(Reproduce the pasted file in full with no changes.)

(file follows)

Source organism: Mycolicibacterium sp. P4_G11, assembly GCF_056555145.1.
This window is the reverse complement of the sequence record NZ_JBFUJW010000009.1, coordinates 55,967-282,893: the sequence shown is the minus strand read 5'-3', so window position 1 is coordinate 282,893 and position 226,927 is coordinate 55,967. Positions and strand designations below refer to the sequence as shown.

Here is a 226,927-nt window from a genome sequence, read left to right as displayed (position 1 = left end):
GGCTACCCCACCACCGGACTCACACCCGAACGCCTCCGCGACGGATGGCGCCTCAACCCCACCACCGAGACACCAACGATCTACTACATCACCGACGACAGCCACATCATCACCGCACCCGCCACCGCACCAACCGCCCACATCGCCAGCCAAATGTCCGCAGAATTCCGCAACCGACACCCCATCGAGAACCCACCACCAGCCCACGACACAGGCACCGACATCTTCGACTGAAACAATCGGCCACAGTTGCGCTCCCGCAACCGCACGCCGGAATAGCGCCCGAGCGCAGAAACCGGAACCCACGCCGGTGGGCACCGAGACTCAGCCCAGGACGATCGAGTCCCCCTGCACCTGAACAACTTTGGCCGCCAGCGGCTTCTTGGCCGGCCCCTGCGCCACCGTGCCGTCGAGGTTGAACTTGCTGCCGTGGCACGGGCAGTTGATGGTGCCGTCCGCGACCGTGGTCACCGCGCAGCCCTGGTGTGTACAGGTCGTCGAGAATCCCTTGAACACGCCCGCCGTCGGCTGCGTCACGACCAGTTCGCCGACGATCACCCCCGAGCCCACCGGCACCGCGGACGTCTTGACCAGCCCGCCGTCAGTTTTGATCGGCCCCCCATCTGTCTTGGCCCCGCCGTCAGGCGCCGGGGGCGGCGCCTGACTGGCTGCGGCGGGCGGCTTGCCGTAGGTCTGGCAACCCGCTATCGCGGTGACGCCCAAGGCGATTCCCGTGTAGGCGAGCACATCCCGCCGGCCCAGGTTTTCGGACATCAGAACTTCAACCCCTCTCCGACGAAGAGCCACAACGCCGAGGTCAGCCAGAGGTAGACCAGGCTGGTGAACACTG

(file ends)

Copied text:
Source organism: Mycolicibacterium sp. P4_G11, assembly GCF_056555145.1.
This window is the reverse complement of the sequence record NZ_JBFUJW010000009.1, coordinates 55,967-282,893: the sequence shown is the minus strand read 5'-3', so window position 1 is coordinate 282,893 and position 226,927 is coordinate 55,967. Positions and strand designations below refer to the sequence as shown.

Here is a 226,927-nt window from a genome sequence, read left to right as displayed (position 1 = left end):
GGCTACCCCACCACCGGACTCACACCCGAACGCCTCCGCGACGGATGGCGCCTCAACCCCACCACCGAGACACCAACGATCTACTACATCACCGACGACAGCCACATCATCACCGCACCCGCCACCGCACCAACCGCCCACATCGCCAGCCAAATGTCCGCAGAATTCCGCAACCGACACCCCATCGAGAACCCACCACCAGCCCACGACACAGGCACCGACATCTTCGACTGAAACAATCGGCCACAGTTGCGCTCCCGCAACCGCACGCCGGAATAGCGCCCGAGCGCAGAAACCGGAACCCACGCCGGTGGGCACCGAGACTCAGCCCAGGACGATCGAGTCCCCCTGCACCTGAACAACTTTGGCCGCCAGCGGCTTCTTGGCCGGCCCCTGCGCCACCGTGCCGTCGAGGTTGAACTTGCTGCCGTGGCACGGGCAGTTGATGGTGCCGTCCGCGACCGTGGTCACCGCGCAGCCCTGGTGTGTACAGGTCGTCGAGAATCCCTTGAACACGCCCGCCGTCGGCTGCGTCACGACCAGTTCGCCGACGATCACCCCCGAGCCCACCGGCACCGCGGACGTCTTGACCAGCCCGCCGTCAGTTTTGATCGGCCCCCCATCTGTCTTGGCCCCGCCGTCAGGCGCCGGGGGCGGCGCCTGACTGGCTGCGGCGGGCGGCTTGCCGTAGGTCTGGCAACCCGCTATCGCGGTGACGCCCAAGGCGATTCCCGTGTAGGCGAGCACATCCCGCCGGCCCAGGTTTTCGGACATCAGAACTTCAACCCCTCTCCGACGAAGAGCCACAACGCCGAGGTCAGCCAGAGGTAGACCAGGCTGGTGAACACTG